Kelowna Mountain project on route to undergo studies

Last week, the Regional Board gave first reading to a new Official Community Plan bylaw for the South Slopes neighbourhoods of the Central Okanagan east electoral area.

The OCP is the first for the area, which includes the electoral area outside the City of Kelowna boundary between June Springs Estates and the south portion of Lakeshore Road.

The draft bylaw identifies the property of Kelowna Mountain as a resort study area. A secondary planning process is required prior to consideration of any future change in land use.

The Kelowna Mountain project—a dream of developer Mark Consiglio's, who owns a 259-hectare property just south of Kelowna—is proposed to include a ski hill, mountain bike park, skating pond, championship golf course, suspension bridges, commercial village, resort and residential accommodations, winery and a community theatre.

The current land use of Kelowna Mountain is designated rural resource.

Ron Fralick, manager of current planning for the Regional District, said that the OCP is still in the early stages of development.

"We've only had first reading on the OCP bylaw—we are going to public hearing next month, so there could be further change. Nothing is in stone yet," said Fralick.

"Until we get past that public hearing a number of things could happen."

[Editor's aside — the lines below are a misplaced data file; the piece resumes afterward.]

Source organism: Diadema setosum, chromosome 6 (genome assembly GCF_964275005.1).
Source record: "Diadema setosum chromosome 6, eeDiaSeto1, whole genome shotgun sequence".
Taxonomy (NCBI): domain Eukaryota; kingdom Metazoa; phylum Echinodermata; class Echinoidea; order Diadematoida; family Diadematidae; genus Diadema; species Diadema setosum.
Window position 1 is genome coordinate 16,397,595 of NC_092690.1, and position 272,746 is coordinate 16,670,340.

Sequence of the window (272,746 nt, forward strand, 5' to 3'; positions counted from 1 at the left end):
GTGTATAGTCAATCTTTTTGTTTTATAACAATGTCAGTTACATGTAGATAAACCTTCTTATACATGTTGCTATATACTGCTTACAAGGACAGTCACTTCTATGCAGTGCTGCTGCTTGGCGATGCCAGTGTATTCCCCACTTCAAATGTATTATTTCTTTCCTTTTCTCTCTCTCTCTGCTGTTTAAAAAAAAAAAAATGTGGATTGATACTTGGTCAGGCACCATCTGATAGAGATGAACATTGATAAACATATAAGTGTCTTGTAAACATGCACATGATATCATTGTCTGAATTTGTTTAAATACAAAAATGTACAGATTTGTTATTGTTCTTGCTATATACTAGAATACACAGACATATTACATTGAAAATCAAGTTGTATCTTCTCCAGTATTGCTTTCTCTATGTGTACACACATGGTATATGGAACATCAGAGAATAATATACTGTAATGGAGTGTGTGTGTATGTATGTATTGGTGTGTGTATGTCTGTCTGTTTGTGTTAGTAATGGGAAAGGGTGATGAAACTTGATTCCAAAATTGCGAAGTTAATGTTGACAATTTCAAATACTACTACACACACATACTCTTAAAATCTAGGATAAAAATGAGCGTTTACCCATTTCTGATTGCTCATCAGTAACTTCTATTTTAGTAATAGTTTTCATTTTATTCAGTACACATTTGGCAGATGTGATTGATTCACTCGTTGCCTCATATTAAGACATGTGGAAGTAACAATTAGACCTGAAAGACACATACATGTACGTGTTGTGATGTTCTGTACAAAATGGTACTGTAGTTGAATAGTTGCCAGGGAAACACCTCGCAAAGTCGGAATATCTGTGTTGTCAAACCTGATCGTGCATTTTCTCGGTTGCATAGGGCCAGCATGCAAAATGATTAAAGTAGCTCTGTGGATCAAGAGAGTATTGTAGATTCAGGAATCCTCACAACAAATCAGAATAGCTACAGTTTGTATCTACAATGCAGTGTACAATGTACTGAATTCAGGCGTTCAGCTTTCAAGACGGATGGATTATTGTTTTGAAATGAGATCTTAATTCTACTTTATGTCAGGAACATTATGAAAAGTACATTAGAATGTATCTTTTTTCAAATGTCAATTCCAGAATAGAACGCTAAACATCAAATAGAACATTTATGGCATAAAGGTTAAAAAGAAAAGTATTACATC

The public hearing is tentatively set for May 14; however, a location for the hearing has not yet been determined.

As the draft bylaw states, the planning process is to be clearly outlined in a terms of reference. A series of professional reports and studies will be required to properly assess the proposed Kelowna Mountain development.

"The City of Kelowna is going to be part of developing those terms of reference because the development is going to have an impact on the city," said Fralick.

"An in-house technical committee will be struck between district staff and city staff to ultimately develop those terms of reference to determine what studies need to be done."

The reports and studies may include, but are not limited to:

- Storm drainage, flooding/erosion issues

- Provision of community water and community sewer

- Geotechnical considerations

- Emergency services

- Visual impacts due to site modifications

- Environmental assessments as required

- Environmental considerations

- Assessment of parks needs and access to Crown lands

- Pedestrian and bicycle route evaluation and planning

- Provision of adequate road access/road linkages and impacts on regional transportation network and transit

- Compliance with objectives of Regional Growth Strategy

The developer will be responsible for all costs related to preparation of the planning study, including costs associated with hiring of external consultants to complete the study.

Fralick said he wasn't prepared to speculate how long the studies might take.

After the study, the Regional Board will decide whether the development or a subset of the proposed development should be provided for in the OCP.

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